After serving five and a half years of a 30-and-half-year sentence for failing to disclose his HIV status to sex partners, Michael Johnson has been released from prison, reports BuzzFeed News.
The legal saga began October 2013, when Johnson, then a star wrestler at Lindenwood University in St. Charles, Missouri, was arrested by local police for allegedly withholding the fact that he had HIV from six former sexual partners. (The sexual partners were male, and four were white; Johnson, who is Black, identifies as gay).
The court trial drew salacious national headlines involving the accusations that he transmitted HIV to two men and exposed four others to the virus. Johnson was convicted and sentenced to 30 years in prison for transmitting HIV to one partner and exposing four men to the virus.
An appeals court tossed that conviction because of prosecutorial misconduct. Johnson then entered a plea deal in September 2017 that resulted in a 10-year sentence for not disclosing his HIV status to sex partners.
“Because Missouri’s HIV criminal law hinges guilt or innocence on whether defendants can prove they disclosed their HIV status prior to sex—an impossibility in most cases—Michael decided to accept a plea that gave him time served for the time he was in custody and awaiting trial rather than risk a new trial,” explains The Center for HIV Law & Policy in a press release about Johnson’s release from prison.
BuzzFeed’s Steven Thrasher has covered the case from the beginning, shedding light on the racism and homophobia—as well as the problems inherent in HIV nondisclosure laws—underlying it. In his latest article, Thrasher notes that Johnson received a longer sentence than most people convicted of second-degree murder in Missouri. What’s more, the court offered no genetic proof to connect Johnson’s strain of HIV to that of the other men, meaning it’s possible they contracted HIV from someone else. Also, Johnson claimed he did disclose his status.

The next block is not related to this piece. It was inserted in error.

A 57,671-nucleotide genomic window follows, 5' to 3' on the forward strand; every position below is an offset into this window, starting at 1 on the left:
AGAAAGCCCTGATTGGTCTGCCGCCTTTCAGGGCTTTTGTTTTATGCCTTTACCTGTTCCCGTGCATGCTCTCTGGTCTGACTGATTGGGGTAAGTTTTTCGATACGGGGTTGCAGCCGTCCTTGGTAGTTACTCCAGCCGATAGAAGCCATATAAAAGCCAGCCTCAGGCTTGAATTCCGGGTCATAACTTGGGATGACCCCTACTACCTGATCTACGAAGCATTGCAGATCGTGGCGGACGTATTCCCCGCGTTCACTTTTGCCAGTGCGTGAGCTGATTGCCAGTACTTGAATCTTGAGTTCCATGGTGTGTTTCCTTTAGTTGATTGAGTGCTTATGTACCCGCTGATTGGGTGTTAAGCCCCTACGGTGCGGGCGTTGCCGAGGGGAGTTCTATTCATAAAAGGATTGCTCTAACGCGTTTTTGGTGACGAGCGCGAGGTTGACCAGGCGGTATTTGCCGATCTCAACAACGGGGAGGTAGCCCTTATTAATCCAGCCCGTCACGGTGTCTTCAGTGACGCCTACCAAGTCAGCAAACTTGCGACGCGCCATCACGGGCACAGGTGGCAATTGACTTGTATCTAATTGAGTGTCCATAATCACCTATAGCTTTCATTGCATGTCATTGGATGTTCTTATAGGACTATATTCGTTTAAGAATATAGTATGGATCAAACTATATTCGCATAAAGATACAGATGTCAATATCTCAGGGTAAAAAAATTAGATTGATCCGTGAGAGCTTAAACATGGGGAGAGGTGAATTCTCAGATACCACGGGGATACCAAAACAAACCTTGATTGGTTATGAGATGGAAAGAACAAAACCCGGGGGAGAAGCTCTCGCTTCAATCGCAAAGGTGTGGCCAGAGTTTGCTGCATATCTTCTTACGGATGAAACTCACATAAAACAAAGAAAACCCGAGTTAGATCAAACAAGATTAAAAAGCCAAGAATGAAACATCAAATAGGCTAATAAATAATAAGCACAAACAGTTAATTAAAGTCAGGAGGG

BuzzFeed reports that Johnson is headed to Indianapolis, where he will serve three years of parole and live with the family of a friend.
Johnson’s case made headlines at the same time HIV advocates made headway in updating HIV laws in many states. In 2018, California modernized its HIV crime laws. Notably, it is now a misdemeanor instead of a felony to knowingly expose or pass on HIV to a partner without disclosing.
But in Missouri and 19 other states, people living with HIV can be prosecuted for not disclosing their status before sex. According to BuzzFeed, even the prosecuting attorney in Johnson’s case says the HIV laws in Missouri are “antiquated, outdated and based upon something that science would prove is not accurate.”
The Center for HIV Law & Policy worked with The Counter Narrative Project to raise awareness of and support for Johnson’s case. In its press release about his release from prison, the center includes a timeline of the case.
In related news, the next training session to overturn HIV crime laws is slated for the end of May 2020. For more, read “‘HIV Is Not a Crime IV’ Sets Its Sights on Ohio in More Ways Than One.”
When Johnson’s criminal trial began in 2015, more than 100 Black gay men signed an open letter to express their support. It was published in POZ here.